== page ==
How to succeed in a fire services interview

By leahlambart
12 January 2020
Firefighter interview

I have had the pleasure of coaching hundreds of clients over the past six years to help them prepare for their final fire services panel interview across all states of Australia.  This is extremely rewarding work and this summer has only reinforced why it is so important for our state fire services to be recruiting candidates who truly demonstrate some of their key competencies including resilience, leadership, initiative, stress management, teamwork and communication.

Over the past six years I have noted some key factors that seem to guarantee success in this final interview as outlined below:

1) Successful candidates can articulate an understanding of the role

Understanding the firefighter role sounds pretty straightforward but there is a huge volume of information to learn before your final interview.  As most firefighter candidates are aware, firefighters are involved in many tasks when they are not putting out fires including delivering fire prevention programs to the community, inspecting hazardous sites, checking fire hydrants, training, maintenance & cleaning of equipment, community engagement and much more. Candidates need to demonstrate an understanding of the full firefighter role and have a good understanding of the programs and why they are important.

An understanding of the firefighter role also includes a knowledge and awareness of the challenges and stresses that are likely to be encountered when performing the firefighter role.  This doesn’t just include a list of the different challenges and stresses but demonstrating to the panel that they have actually considered the potential downside of the role and have discussed it with partners, family etc and still made a conscious decision to apply.

2) Successful candidates demonstrate knowledge of the fire service

Successful firefighter candidates can also demonstrate an extensive knowledge of the fire service itself whether it is MFB, CFA, QFES, NSWFR etc.  This includes a detailed knowledge  of the fire service rank & structure, the fire recruitment program, community programs, diversity & inclusion policies and the specific values of that organisation.

This information on the fire service and the role of the firefighter is best obtained by talking to active firefighters and organising multiple station visits to gather as much information as possible. 

3) Successful candidates show a high level of self-awareness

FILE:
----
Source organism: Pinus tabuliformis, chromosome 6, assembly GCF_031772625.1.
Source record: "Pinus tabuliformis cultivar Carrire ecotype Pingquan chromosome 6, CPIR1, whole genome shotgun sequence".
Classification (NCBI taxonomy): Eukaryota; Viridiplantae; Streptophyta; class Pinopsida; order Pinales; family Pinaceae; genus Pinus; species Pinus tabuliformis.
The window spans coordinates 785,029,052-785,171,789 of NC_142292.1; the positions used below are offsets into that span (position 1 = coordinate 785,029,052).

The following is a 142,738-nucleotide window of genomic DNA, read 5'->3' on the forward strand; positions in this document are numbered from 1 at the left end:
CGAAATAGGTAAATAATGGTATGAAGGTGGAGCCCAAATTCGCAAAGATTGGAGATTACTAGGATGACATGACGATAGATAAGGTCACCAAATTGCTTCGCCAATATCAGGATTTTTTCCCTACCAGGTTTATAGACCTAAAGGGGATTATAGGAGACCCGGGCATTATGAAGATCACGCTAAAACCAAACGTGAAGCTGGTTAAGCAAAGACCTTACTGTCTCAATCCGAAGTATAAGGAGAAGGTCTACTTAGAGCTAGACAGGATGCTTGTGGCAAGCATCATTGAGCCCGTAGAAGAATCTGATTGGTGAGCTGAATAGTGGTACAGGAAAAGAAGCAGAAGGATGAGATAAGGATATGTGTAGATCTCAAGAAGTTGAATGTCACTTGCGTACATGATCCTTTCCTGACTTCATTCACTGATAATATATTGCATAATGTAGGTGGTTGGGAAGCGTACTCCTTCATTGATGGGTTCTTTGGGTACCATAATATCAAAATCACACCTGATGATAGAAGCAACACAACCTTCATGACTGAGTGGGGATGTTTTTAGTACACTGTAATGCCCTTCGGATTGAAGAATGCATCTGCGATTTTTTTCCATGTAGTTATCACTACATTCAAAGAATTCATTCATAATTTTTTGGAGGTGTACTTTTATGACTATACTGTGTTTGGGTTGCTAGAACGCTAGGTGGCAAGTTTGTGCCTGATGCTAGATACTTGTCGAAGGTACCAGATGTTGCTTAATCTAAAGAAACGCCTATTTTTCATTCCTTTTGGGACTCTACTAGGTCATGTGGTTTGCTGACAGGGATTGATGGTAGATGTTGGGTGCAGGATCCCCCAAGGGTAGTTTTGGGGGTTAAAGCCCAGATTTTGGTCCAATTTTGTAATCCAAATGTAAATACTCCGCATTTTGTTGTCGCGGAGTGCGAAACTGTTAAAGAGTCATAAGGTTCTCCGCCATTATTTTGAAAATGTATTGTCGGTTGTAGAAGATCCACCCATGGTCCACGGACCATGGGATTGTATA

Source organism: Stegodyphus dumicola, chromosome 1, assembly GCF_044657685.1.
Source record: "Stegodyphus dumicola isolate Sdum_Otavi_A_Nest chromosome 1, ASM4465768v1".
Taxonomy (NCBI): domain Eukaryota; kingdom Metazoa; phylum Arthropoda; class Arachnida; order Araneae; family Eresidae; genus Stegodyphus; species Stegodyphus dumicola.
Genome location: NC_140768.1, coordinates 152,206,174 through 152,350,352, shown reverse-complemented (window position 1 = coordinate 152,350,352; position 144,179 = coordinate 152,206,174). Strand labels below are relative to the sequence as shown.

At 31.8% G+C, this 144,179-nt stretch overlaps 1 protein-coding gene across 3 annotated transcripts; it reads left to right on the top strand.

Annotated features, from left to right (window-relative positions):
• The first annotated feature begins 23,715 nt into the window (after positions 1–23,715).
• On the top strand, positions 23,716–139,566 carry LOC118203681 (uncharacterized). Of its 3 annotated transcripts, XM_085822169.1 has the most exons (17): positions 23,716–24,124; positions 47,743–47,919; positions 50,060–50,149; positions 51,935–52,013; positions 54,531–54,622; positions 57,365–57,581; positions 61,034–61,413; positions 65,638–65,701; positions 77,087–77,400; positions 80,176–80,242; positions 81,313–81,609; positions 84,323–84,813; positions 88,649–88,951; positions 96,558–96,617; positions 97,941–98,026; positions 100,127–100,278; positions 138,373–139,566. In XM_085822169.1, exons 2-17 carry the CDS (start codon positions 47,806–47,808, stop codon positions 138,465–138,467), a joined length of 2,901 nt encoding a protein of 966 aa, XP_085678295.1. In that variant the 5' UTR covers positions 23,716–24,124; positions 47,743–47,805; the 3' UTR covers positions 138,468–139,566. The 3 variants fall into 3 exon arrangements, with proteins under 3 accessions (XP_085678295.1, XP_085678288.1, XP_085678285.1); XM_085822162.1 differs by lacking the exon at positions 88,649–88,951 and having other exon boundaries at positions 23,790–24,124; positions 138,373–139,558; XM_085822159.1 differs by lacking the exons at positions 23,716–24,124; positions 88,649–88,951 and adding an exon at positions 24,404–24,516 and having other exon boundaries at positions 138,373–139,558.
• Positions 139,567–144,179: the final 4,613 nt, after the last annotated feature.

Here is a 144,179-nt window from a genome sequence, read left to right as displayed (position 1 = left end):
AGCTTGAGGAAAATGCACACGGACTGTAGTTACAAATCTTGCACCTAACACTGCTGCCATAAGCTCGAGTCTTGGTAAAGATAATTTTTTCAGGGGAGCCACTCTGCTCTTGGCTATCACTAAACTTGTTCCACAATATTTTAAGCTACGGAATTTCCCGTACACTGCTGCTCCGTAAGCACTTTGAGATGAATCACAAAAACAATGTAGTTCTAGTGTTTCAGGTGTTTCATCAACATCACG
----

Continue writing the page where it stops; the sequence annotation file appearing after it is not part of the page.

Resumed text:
Most importantly I believe that successful candidates have a very good knowledge about themselves. They can clearly articulate to the panel what they are like as a person, what motivates them and the real reasons that they want to become a firefighter.  They can describe their key strengths (and not just cookie-cutter strengths), key transferable skills, their attributes/ personal qualities and most importantly their personal values and how they demonstrate them in their current role.

4) Successful candidates use the ‘STAR’ method correctly

Fire services panel interviews require a solid understanding of behavioural interviewing and structuring responses to behavioural interview questions using the ‘STAR’ method.  In my coaching I have worked with many clients who have been unsuccessful in past fire services interviews because they have not used this technique correctly.  This is a tricky technique to learn, but once you understand the method and what the panel are listening out for in your responses then it just takes practise to succeed.

5) Successful candidates have taken their preparation seriously

In my experience coaching for these interviews, the successful candidates take their preparation very seriously and, in most cases, start their preparation long before the application process opens.  They are organising station visits, practising aptitudes tests and starting to work on their interview technique months before the interview.  These interviews are very difficult even for those with previous interview experience so if you are someone who has never interviewed previously or have not experienced preparing for behavioural interviews, then do yourself a favour and start early.

6) Successful candidates can read the panel

Every panel is different across the fire services and the interview varies across states.  Final panel interviews need to be taken seriously and it is important that you take cues from the panel during the interview.  If the panel is asking a lot of probing questions after your response, then you may need to provide further detail in your next responses. If the panel is cutting your responses off, then you are possibly rambling and going off on a tangent.

For assistance with your fire services interview:

If you are interested in working with an interview coach to help you start your fire services interview preparation, then contact me, Leah Lambart, Career & Interview Coach, through the Relaunch Me website to discuss how I may be able to assist you.






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